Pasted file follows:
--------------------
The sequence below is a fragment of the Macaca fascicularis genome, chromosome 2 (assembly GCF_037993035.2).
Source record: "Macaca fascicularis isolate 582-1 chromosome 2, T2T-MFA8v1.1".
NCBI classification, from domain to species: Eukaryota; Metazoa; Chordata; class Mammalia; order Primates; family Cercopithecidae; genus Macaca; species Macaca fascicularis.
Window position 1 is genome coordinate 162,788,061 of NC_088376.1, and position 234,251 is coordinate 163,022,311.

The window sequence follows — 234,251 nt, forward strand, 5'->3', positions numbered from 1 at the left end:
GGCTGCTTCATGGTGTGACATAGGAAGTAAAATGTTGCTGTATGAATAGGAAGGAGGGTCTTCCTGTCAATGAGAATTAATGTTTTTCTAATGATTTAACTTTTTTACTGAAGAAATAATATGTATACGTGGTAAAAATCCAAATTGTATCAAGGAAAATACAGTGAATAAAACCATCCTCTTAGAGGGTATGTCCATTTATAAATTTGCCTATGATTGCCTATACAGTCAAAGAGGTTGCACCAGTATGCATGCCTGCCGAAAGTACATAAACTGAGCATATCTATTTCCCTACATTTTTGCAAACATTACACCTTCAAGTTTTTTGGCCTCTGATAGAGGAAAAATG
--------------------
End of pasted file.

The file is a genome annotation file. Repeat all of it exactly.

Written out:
The sequence below is a fragment of the Macaca fascicularis genome, chromosome 2 (assembly GCF_037993035.2).
Source record: "Macaca fascicularis isolate 582-1 chromosome 2, T2T-MFA8v1.1".
NCBI classification, from domain to species: Eukaryota; Metazoa; Chordata; class Mammalia; order Primates; family Cercopithecidae; genus Macaca; species Macaca fascicularis.
Window position 1 is genome coordinate 162,788,061 of NC_088376.1, and position 234,251 is coordinate 163,022,311.

The window sequence follows — 234,251 nt, forward strand, 5'->3', positions numbered from 1 at the left end:
GGCTGCTTCATGGTGTGACATAGGAAGTAAAATGTTGCTGTATGAATAGGAAGGAGGGTCTTCCTGTCAATGAGAATTAATGTTTTTCTAATGATTTAACTTTTTTACTGAAGAAATAATATGTATACGTGGTAAAAATCCAAATTGTATCAAGGAAAATACAGTGAATAAAACCATCCTCTTAGAGGGTATGTCCATTTATAAATTTGCCTATGATTGCCTATACAGTCAAAGAGGTTGCACCAGTATGCATGCCTGCCGAAAGTACATAAACTGAGCATATCTATTTCCCTACATTTTTGCAAACATTACACCTTCAAGTTTTTTGGCCTCTGATAGAGGAAAAATG